Now my mother didn’t raise a liar, so I went and got the sheriff. Sheriff, I told him, Hapful Hillary’s in town and she just staked Jenny Lee.

“Well, poo poo,” he said. And far as I’m concerned, truer words ain’t never been spoken outside a whorehouse since.

It took till nightfall for the sheriff to get his posse together. His little black book was thick as a testament and filled end to end with bad news. My heart quivered in righteous terror as I sat and listened to him call what seemed to be every friend he had on earth with two hands, a gun, and a grudge.

There must of been thirty or forty of us who headed back out to Jenny’s house once the sun set. Some folks on the street caught a glimpse and ran home to start boarding up their windows, afearing that a second Civil War was coming to Utah.

When we got there, Hapful wasn’t anywhere to be seen. Jenny, I asked, where’s Hapful? Being deader than a coffin didn’t stop Jenny from answering. A pale finger was pointing right down the lane toward Cornerstone Worship.

Hapful was in for quite a surprise if she thought that was going to save her. To be truthful, destroying a house of god weighed on my soul a bit, but Jam couldn’t hardly lean on that trigger fast enough. We all joined in of course, and all I can say is I hope I never have to hear that awful sound twice. There ain’t never been such a legendary cacophony of firepower since one them Dresden fires.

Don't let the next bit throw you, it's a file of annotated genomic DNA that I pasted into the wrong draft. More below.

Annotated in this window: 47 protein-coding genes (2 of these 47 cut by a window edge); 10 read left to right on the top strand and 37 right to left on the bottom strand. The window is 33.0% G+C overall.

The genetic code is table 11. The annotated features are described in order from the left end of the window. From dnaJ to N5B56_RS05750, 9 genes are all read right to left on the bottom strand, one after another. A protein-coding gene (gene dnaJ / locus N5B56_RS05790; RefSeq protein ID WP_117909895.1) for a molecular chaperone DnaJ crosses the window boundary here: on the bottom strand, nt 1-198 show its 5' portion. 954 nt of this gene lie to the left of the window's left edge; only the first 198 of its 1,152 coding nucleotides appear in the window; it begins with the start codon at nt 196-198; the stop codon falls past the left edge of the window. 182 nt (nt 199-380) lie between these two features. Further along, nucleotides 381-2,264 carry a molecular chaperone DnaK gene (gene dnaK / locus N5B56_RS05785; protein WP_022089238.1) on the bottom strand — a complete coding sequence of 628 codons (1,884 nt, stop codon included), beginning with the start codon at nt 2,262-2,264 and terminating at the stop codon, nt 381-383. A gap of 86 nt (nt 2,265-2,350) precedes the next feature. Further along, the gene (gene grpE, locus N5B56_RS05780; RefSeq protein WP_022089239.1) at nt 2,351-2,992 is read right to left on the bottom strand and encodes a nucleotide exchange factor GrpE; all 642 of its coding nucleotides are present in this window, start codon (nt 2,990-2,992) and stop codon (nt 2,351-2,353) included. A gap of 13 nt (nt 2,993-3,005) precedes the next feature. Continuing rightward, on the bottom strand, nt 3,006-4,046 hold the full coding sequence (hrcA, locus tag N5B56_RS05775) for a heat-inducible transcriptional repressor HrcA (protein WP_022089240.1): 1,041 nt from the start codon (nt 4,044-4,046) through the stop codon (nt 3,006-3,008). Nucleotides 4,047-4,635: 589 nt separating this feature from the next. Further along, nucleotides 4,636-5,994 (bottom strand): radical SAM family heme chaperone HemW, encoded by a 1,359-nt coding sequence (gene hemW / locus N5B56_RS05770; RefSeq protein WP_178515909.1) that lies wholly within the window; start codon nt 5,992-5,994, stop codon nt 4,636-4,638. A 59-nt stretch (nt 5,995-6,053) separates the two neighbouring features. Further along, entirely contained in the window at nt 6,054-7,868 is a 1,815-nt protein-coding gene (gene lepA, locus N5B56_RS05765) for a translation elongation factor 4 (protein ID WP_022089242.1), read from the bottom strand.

It didn’t take much less than a minute to reduce that old temple to nothing but sacred ground. Despite the new stain on my black record, I was feeling alright about it, all the way up until Hapful came strolling out of that cloud of smoke and fury like she was on a sunday stroll.

There we were, forty of us and one of her in what was shaping up to be the worst thing to happen to the Mojave Desert since Trinity. It was time for the staredown.

Hapful and the sheriff stood ten feet apart, and I could almost feel the sparks sizzling where their gazes met midair. I knew in my heart of hearts that there wasn’t a creature ever born that could withstand our sheriff’s steely blue eyes. Trouble was, no one rightly could say if Hapful had been born at all or if she’d just willed herself into existence one day.

Afterward I went and looked it up and the record books say the staring contest champion of the world was an old guard Soviet by the name of Vladimir Putin.